Rosacea is a skin condition that affects more than 16 million people in the United States, according to the National Rosacea Society. This condition is characterized by redness and small acne-like bumps on the face, combined with red, watery eyes. Treatment for rosacea generally includes prescription medications and topical creams. If an underlying infection is suspected, which can occur in some types of rosacea, antibiotic therapy may also be administered. Probiotics, which are beneficial "good" bacteria, are available as a supplement and may help some individuals with rosacea. Check with your doctor before using any dietary supplement.
Video of the Day
The cause of rosacea is unknown, but this fact doesn't help the millions of people living with the condition. The National Rosacea Society explains that more than 76 percent of people with rosacea reported that the condition affected their self-image and impaired their willingness to enjoy social events. If rosacea is left untreated, redness can worsen to inflammation that causes small bumps that resemble acne. If these are untreated, the skin can thicken over time, leading to permanent damage to the skin.
Probiotics like acidophilus are microorganisms naturally found in your digestive tract. According to the National Center for Complementary and Alternative Medicine, proponents of the use of probiotics claim they can help repopulate the digestive system with beneficial bacteria. The belief behind this use is that illness or symptoms such as diarrhea can alter the balance of "good" and "bad" bacteria in the body, with the "bad" bacteria overtaking the "good." As a result, your body is more prone to conditions like yeast overgrowth that can lead to infection. Probiotics, according to NCCAM, have been found to be beneficial in relieving some health problems such as infectious diarrhea and urinary tract infections.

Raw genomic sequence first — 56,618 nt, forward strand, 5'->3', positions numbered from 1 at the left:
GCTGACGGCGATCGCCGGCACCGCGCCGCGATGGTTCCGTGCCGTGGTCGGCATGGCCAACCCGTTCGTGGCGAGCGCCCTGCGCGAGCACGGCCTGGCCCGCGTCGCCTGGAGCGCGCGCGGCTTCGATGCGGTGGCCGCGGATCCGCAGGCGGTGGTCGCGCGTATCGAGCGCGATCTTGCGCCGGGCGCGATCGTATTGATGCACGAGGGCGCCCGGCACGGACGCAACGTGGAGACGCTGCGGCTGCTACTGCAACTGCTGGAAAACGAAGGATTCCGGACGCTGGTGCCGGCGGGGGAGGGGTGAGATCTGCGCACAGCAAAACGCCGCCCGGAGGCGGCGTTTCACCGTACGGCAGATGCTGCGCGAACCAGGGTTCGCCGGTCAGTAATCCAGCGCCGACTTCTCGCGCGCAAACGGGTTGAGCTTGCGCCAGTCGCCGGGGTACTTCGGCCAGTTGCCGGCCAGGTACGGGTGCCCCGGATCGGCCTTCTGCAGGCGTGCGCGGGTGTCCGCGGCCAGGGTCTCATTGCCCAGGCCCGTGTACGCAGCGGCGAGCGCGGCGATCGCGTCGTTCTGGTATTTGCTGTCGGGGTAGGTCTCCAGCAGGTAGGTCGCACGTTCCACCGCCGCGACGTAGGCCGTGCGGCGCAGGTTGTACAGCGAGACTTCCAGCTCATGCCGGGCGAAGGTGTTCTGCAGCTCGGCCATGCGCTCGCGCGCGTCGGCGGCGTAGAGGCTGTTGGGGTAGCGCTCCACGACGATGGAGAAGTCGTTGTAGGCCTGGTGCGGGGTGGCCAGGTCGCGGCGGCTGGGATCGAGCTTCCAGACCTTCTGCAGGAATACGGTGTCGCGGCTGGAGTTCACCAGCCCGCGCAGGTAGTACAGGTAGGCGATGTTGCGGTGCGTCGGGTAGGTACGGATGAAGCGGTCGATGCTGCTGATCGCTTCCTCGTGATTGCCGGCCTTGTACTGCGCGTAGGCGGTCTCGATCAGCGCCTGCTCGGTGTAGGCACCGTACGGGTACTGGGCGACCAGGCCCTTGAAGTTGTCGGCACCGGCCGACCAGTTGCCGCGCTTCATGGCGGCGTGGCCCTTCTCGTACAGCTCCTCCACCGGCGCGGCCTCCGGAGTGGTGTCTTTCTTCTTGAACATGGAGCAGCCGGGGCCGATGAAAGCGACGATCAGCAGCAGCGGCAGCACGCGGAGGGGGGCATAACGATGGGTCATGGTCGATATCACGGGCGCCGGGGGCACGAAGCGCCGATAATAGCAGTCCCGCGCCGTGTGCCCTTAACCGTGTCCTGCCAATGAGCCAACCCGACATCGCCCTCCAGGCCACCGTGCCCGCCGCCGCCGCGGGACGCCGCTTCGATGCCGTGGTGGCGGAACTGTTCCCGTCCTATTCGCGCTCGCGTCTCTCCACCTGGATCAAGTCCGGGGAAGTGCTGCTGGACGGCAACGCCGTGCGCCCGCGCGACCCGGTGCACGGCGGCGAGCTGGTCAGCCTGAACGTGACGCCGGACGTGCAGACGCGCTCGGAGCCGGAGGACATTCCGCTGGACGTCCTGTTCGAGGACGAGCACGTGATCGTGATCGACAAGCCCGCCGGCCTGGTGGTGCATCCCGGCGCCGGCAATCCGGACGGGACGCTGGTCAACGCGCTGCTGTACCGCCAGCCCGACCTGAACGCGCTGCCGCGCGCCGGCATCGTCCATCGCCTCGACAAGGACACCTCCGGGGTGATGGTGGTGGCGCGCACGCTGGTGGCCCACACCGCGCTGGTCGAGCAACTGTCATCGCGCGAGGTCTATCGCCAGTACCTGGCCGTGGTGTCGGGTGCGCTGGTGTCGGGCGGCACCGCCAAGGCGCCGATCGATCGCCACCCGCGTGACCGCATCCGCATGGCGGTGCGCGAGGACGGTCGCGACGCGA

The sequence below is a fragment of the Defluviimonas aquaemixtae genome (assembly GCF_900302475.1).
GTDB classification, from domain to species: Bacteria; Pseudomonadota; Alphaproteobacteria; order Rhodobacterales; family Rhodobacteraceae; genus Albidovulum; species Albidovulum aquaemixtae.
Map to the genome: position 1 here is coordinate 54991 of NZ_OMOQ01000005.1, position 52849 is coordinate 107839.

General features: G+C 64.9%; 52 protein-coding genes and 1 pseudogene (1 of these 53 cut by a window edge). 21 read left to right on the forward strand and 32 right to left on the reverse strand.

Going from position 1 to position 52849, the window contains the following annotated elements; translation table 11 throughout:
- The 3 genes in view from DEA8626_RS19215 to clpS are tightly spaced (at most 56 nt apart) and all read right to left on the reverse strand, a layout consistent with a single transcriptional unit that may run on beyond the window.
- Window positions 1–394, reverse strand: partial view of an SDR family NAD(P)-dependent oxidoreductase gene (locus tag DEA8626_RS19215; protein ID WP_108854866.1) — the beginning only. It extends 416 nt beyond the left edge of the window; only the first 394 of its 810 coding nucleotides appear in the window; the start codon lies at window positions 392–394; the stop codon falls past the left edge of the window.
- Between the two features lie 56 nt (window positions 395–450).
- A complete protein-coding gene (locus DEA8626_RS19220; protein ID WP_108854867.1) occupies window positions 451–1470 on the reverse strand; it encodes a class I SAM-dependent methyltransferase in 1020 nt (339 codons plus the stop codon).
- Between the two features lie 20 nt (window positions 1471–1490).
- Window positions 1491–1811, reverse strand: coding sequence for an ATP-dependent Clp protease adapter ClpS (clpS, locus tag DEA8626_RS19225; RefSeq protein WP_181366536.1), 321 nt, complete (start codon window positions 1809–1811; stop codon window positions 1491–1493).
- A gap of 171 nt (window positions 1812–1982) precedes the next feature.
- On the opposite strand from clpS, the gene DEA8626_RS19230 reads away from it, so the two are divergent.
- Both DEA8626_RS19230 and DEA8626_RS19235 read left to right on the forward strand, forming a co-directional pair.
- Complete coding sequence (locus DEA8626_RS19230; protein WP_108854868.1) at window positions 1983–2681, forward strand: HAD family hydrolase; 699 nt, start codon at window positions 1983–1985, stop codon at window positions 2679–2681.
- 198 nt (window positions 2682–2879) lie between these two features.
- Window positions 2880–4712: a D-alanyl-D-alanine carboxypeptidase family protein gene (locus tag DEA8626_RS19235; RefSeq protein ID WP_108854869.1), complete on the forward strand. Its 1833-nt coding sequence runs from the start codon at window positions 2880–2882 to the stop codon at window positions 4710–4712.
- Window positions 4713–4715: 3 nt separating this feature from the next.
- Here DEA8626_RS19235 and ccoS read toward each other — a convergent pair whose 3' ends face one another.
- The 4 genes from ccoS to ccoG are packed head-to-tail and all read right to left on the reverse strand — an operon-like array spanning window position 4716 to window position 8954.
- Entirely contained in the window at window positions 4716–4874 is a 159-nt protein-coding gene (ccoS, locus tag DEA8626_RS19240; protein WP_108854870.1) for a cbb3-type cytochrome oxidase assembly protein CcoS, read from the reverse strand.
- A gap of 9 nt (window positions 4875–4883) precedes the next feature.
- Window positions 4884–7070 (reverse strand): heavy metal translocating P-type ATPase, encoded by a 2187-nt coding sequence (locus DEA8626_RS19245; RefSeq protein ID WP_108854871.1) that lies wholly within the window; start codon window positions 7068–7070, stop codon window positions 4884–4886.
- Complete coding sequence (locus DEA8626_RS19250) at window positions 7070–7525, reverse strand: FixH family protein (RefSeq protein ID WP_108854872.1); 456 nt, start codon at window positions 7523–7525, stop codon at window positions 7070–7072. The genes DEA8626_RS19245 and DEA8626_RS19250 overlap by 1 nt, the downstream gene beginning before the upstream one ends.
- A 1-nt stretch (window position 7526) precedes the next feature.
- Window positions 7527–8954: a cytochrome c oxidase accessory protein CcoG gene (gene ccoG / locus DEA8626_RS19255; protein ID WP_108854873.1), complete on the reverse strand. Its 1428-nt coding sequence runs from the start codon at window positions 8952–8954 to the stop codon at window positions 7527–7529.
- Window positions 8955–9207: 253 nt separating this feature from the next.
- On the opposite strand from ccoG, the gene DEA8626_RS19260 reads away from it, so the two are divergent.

Probiotics and Rosacea
Because the medications used to treat the symptoms of rosacea often include antibiotics or steroids, Dr. Christiane Northrup explains in her book, "The Wisdom of Menopause," that the normal bacterial balance in your digestive tract can become unbalanced. Although more research is needed for additional support, NCCAM explains that probiotic supplements have been found to be effective in treating eczema, which is a skin condition characterized by painful inflammation of the skin. Eczema however, unlike rosacea, is caused by an allergic response and is not an autoimmune disorder.
Probiotics like acidophilus are considered relatively safe to use; however, no scientific evidence supports the use of these supplements for rosacea. NCCAM explains that probiotics seldom cause adverse side effects, but some individuals may experience mild stomach upset. Additionally, NCCAM cautions that if you are considering the use of probiotics and you have a pre-existing infection, the supplement could, in theory, cause an infection. Check with your doctor before using a probiotic supplement and be sure to purchase one that is kept in the refrigerator to keep the bacteria alive. Store probiotic supplements in your refrigerator to maintain the bacterial colony.